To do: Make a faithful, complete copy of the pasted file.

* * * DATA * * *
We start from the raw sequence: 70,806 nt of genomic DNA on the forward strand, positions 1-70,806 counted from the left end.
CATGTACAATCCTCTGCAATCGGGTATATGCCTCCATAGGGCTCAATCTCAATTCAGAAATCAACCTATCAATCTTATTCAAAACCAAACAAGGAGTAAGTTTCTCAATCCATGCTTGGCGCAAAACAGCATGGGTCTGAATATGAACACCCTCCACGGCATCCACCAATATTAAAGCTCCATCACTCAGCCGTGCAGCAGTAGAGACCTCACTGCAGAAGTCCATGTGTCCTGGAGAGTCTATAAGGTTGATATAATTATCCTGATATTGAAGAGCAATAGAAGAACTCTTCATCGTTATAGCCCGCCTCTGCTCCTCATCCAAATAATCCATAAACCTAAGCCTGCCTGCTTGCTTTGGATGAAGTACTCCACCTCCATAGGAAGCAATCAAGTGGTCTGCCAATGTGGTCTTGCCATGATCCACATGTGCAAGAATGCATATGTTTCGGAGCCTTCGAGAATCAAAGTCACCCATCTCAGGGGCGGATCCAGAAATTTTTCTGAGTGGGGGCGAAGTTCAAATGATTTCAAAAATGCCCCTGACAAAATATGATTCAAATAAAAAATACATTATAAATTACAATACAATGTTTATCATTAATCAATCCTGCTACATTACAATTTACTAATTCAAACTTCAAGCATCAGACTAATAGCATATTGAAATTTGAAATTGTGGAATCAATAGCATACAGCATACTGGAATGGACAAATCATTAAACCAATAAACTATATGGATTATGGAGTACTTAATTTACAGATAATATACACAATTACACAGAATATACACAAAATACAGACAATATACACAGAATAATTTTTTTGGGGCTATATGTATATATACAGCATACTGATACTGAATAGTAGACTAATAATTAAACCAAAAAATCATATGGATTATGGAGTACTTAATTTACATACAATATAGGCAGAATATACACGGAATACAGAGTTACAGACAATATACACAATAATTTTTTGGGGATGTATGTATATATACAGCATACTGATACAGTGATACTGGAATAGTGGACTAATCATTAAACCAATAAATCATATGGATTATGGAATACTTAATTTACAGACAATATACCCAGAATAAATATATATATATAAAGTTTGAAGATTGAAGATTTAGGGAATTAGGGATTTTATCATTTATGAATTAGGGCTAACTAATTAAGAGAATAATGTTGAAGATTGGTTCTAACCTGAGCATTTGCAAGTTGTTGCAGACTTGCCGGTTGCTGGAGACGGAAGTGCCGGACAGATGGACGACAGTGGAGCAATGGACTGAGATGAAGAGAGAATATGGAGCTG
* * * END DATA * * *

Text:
We start from the raw sequence: 70,806 nt of genomic DNA on the forward strand, positions 1-70,806 counted from the left end.
CATGTACAATCCTCTGCAATCGGGTATATGCCTCCATAGGGCTCAATCTCAATTCAGAAATCAACCTATCAATCTTATTCAAAACCAAACAAGGAGTAAGTTTCTCAATCCATGCTTGGCGCAAAACAGCATGGGTCTGAATATGAACACCCTCCACGGCATCCACCAATATTAAAGCTCCATCACTCAGCCGTGCAGCAGTAGAGACCTCACTGCAGAAGTCCATGTGTCCTGGAGAGTCTATAAGGTTGATATAATTATCCTGATATTGAAGAGCAATAGAAGAACTCTTCATCGTTATAGCCCGCCTCTGCTCCTCATCCAAATAATCCATAAACCTAAGCCTGCCTGCTTGCTTTGGATGAAGTACTCCACCTCCATAGGAAGCAATCAAGTGGTCTGCCAATGTGGTCTTGCCATGATCCACATGTGCAAGAATGCATATGTTTCGGAGCCTTCGAGAATCAAAGTCACCCATCTCAGGGGCGGATCCAGAAATTTTTCTGAGTGGGGGCGAAGTTCAAATGATTTCAAAAATGCCCCTGACAAAATATGATTCAAATAAAAAATACATTATAAATTACAATACAATGTTTATCATTAATCAATCCTGCTACATTACAATTTACTAATTCAAACTTCAAGCATCAGACTAATAGCATATTGAAATTTGAAATTGTGGAATCAATAGCATACAGCATACTGGAATGGACAAATCATTAAACCAATAAACTATATGGATTATGGAGTACTTAATTTACAGATAATATACACAATTACACAGAATATACACAAAATACAGACAATATACACAGAATAATTTTTTTGGGGCTATATGTATATATACAGCATACTGATACTGAATAGTAGACTAATAATTAAACCAAAAAATCATATGGATTATGGAGTACTTAATTTACATACAATATAGGCAGAATATACACGGAATACAGAGTTACAGACAATATACACAATAATTTTTTGGGGATGTATGTATATATACAGCATACTGATACAGTGATACTGGAATAGTGGACTAATCATTAAACCAATAAATCATATGGATTATGGAATACTTAATTTACAGACAATATACCCAGAATAAATATATATATATAAAGTTTGAAGATTGAAGATTTAGGGAATTAGGGATTTTATCATTTATGAATTAGGGCTAACTAATTAAGAGAATAATGTTGAAGATTGGTTCTAACCTGAGCATTTGCAAGTTGTTGCAGACTTGCCGGTTGCTGGAGACGGAAGTGCCGGACAGATGGACGACAGTGGAGCAATGGACTGAGATGAAGAGAGAATATGGAGCTG